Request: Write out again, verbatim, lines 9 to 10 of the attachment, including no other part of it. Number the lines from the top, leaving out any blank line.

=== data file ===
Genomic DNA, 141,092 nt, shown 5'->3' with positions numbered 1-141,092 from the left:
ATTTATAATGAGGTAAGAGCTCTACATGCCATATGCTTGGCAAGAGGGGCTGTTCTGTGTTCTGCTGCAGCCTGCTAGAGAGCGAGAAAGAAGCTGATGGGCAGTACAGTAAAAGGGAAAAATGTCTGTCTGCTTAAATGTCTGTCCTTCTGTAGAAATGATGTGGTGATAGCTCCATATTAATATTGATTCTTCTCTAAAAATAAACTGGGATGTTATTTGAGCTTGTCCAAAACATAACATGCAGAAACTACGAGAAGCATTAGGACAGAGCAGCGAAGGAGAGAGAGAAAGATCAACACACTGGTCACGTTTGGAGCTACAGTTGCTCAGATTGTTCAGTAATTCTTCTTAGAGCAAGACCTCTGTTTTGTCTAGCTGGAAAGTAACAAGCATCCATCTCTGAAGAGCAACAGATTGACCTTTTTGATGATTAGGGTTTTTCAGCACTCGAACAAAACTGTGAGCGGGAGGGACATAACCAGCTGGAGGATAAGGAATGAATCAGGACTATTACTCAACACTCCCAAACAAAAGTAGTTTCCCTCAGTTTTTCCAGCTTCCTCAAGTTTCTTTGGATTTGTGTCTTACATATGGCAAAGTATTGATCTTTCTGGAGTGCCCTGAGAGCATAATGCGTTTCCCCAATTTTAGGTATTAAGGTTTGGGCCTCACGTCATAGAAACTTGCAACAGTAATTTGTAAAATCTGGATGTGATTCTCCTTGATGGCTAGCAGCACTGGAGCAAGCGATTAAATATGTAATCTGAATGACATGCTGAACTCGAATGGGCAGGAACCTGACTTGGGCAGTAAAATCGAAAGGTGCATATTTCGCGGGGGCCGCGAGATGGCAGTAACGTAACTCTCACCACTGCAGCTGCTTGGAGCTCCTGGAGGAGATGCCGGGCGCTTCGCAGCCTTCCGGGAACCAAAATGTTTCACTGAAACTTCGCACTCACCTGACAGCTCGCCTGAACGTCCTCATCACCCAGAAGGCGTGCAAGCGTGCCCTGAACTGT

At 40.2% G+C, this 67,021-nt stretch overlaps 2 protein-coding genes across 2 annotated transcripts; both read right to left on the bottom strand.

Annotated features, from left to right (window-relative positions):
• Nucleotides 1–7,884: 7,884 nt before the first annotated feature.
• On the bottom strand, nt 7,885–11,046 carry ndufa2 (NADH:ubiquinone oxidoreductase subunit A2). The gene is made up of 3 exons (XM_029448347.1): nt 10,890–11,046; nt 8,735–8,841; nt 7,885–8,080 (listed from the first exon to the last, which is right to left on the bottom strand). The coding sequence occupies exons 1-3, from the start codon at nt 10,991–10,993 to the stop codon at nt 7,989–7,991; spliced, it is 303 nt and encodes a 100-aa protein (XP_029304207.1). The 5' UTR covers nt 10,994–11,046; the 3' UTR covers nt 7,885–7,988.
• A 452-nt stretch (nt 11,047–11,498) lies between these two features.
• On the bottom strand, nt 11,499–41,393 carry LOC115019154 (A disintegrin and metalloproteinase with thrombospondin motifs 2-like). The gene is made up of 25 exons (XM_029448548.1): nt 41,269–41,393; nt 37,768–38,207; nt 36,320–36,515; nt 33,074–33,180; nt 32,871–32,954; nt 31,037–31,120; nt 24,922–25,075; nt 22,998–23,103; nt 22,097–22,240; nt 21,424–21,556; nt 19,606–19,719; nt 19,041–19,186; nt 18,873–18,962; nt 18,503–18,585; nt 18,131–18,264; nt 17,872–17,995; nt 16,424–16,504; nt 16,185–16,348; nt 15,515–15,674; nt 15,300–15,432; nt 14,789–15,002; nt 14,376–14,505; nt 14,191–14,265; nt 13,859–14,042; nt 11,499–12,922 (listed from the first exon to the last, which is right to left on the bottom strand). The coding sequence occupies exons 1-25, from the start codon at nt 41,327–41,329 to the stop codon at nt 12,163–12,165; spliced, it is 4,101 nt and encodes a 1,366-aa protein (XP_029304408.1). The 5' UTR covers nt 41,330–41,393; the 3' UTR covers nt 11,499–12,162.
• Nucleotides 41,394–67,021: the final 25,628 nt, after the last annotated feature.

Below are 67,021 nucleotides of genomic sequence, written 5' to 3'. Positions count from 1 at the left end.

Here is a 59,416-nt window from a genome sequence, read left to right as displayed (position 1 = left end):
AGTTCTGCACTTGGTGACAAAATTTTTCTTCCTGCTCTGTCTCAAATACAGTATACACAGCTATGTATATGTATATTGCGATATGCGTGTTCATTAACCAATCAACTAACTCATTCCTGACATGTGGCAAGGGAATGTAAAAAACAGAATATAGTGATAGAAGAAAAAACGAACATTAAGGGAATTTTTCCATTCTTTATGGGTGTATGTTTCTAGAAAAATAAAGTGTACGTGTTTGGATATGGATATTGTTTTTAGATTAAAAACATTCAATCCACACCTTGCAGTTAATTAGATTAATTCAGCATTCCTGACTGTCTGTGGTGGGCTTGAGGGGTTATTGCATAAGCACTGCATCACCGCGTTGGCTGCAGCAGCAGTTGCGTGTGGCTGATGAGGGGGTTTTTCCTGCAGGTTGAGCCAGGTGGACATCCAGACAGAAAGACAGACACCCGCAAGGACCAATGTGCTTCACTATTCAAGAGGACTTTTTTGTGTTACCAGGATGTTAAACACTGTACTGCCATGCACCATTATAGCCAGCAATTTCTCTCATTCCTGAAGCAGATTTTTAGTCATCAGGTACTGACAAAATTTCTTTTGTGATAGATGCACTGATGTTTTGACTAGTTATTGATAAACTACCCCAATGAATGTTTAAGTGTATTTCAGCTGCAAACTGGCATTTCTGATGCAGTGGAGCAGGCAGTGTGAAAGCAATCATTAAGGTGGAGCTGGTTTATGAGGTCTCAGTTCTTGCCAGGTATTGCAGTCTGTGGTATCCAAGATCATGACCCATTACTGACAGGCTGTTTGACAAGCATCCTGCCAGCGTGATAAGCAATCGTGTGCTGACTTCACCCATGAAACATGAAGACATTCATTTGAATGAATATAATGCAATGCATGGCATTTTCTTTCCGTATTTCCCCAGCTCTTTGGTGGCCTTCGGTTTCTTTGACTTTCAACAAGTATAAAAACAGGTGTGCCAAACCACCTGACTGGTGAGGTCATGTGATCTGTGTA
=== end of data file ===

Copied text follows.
• Nucleotides 41,394–67,021: the final 25,628 nt, after the last annotated feature.

Below are 67,021 nucleotides of genomic sequence, written 5' to 3'. Positions count from 1 at the left end.